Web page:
## converting an nth order equation to a system of first order equations

1. The problem statement, all variables and given/known data
convert y'' +x^2y'+12y=0 to a system of first order equations with initial conditions y(0)=0 y'(0)=7.

2. Relevant equations

3. The attempt at a solution
first i isolate highest derivative y'' = -x^2y'-12y
then i let u_1=y u_2=y'

then (u_1)' = u_2 and (u_2)= y''

then (u_2)' = (-12u_1)-(x^2u_2)

i then write these as

(u_1)' = 0*u_1 + 1u_2
(u_2)' = (-12u_1) + (-x^2u_2)

so then in matrix form i have

matrix [u_1 u_2] = [top -0 1 bottom -12 -x^2] *[u_1 u_2] + [0 0]

i think im close but i don't know how to get vector c but putting vec u(0) ....pls help and sorry for the poor notation...i can rewrite but i can't find link to use the symbols and such

 PhysOrg.com science news on PhysOrg.com >> 'Whodunnit' of Irish potato famine solved>> The mammoth's lament: Study shows how cosmic impact sparked devastating climate change>> Curiosity Mars rover drills second rock target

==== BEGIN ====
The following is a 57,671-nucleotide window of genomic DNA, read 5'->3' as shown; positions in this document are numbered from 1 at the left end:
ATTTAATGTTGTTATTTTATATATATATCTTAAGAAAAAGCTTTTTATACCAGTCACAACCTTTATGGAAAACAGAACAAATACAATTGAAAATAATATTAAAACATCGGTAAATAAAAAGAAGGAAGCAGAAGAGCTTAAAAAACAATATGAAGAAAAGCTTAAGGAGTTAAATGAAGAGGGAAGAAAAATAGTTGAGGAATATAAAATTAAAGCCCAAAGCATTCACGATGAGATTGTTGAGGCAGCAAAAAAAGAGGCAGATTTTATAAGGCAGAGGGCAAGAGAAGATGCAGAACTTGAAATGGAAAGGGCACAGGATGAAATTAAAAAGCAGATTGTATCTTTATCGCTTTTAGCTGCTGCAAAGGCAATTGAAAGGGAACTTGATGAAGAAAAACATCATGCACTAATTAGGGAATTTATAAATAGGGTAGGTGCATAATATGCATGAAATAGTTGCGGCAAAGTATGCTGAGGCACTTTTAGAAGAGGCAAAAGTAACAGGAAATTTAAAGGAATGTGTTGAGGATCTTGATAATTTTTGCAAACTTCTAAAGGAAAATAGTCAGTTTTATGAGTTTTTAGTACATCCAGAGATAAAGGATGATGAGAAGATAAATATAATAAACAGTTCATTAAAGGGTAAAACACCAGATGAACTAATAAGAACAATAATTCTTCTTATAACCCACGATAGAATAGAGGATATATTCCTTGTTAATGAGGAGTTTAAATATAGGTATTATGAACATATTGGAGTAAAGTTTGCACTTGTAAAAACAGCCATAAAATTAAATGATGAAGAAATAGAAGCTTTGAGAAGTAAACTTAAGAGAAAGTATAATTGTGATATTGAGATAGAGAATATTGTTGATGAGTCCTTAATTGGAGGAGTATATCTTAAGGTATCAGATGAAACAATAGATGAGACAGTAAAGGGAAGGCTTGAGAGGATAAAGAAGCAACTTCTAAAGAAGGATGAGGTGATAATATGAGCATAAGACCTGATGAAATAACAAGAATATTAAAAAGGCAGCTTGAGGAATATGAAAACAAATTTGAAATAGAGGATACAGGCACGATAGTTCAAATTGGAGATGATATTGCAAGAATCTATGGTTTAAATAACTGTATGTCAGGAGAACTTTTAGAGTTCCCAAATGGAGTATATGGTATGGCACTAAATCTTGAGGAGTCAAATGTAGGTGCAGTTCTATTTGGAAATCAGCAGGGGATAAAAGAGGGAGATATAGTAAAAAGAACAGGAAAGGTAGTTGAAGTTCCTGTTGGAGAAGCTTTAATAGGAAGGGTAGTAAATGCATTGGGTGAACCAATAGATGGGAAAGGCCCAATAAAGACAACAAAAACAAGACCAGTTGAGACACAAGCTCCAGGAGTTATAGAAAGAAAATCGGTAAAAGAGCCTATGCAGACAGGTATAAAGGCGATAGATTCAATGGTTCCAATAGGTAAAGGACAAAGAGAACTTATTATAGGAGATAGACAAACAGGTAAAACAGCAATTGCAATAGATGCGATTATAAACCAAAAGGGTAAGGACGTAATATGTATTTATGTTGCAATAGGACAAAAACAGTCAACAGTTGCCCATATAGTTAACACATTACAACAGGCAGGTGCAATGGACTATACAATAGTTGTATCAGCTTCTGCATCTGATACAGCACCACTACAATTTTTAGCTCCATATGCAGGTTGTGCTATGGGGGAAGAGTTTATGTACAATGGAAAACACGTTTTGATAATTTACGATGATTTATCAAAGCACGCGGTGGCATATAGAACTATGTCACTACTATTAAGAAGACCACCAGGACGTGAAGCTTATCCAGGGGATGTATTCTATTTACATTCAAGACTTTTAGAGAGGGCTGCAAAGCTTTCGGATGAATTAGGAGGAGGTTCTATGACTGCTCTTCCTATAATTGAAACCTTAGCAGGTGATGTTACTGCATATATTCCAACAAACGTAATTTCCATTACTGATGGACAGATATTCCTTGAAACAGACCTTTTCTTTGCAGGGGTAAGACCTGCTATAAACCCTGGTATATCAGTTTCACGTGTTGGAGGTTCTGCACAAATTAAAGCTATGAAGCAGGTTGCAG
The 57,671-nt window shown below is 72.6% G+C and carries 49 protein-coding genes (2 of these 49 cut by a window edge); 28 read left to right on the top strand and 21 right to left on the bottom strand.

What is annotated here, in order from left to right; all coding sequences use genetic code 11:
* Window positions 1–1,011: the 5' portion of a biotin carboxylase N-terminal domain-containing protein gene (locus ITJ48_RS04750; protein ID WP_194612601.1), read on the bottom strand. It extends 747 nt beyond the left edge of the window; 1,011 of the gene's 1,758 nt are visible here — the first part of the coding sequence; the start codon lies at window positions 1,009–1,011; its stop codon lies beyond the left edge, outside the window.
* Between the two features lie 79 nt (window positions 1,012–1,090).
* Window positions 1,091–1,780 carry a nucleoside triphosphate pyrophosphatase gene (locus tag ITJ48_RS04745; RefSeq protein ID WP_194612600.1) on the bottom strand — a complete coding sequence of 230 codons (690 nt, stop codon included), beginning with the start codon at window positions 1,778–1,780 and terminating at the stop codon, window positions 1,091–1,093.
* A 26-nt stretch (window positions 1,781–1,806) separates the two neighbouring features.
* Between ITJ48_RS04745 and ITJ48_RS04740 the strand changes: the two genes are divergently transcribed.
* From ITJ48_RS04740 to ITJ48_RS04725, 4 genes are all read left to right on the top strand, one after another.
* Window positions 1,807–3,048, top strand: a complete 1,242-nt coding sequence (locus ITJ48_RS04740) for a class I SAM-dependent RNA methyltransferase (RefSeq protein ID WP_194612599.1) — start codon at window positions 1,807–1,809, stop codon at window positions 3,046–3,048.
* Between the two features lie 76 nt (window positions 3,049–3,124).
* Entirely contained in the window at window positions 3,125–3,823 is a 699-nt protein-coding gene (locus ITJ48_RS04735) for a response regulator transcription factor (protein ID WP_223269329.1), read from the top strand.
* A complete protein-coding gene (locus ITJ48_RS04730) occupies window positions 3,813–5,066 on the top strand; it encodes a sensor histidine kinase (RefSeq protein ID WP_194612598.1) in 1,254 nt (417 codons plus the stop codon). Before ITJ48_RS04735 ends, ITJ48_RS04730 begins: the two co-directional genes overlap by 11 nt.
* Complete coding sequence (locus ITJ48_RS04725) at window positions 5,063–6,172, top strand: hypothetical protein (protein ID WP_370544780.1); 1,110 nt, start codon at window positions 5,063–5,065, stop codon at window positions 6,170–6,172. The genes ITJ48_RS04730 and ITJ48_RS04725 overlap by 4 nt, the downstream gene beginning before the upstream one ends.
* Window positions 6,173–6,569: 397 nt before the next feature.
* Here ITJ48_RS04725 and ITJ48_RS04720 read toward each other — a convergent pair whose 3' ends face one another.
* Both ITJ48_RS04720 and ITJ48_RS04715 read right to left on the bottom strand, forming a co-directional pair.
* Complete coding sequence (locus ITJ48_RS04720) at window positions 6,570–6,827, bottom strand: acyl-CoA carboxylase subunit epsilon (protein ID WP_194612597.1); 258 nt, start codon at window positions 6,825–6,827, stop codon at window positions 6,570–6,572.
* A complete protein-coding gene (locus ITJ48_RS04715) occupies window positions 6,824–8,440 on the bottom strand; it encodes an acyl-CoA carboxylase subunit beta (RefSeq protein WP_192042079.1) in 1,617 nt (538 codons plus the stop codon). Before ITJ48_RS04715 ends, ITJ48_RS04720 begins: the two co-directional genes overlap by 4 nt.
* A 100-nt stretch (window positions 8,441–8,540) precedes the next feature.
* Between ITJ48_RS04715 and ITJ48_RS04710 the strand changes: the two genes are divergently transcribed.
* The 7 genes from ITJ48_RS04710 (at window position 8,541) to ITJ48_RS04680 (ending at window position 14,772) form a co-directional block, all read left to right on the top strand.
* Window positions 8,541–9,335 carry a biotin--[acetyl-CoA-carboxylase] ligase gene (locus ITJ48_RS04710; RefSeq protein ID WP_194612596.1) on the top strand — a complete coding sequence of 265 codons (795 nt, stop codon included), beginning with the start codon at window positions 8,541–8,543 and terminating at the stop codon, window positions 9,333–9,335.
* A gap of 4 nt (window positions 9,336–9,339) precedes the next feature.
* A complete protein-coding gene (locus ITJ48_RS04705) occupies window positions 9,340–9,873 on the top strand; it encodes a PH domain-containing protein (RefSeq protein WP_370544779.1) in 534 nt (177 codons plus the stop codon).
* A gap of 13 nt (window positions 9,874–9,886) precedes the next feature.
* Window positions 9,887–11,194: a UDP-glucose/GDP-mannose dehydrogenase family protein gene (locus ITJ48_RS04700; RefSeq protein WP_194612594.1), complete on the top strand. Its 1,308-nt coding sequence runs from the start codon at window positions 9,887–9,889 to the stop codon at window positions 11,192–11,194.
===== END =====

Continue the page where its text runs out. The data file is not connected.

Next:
Recognitions: Homework Help Science Advisor I think you've basically got it. [u1,u2]'=[[0,1],[-12,-x^2]]*[u1,u2]. You can add [0,0] to that but there's no need to. The initial condition is then [u1(0),u2(0)]=[0,7], right? If you want some texing clues check out http://www.physicsforums.com/showthread.php?t=8997

## converting an nth order equation to a system of first order equations

im sorry but if u can, please help me with that matrix algebra...my prof just copied chicken scratch notes and didn't explain anything.

edit :this is what i get

[u1,u2]'= [top 0 u1 bottom -12u2 -x^2u2]

how to i get my final answer

 Recognitions: Homework Help Science Advisor There's not much to explain. The problem was to convert the problem to a system of first order ode's. You have already done that, I think. It didn't say you should solve it, right? It just said convert.
 your right, it says to convert, but my prof also wants us to find vector c with the initial conditions (forgot to mention). thats how im not sure you get [0,7] which is the correct answer
 Recognitions: Homework Help Science Advisor [u1(0),u2(0)]=[y(0),y'(0)], that was your definition of u1 and u2, right?
 yes.

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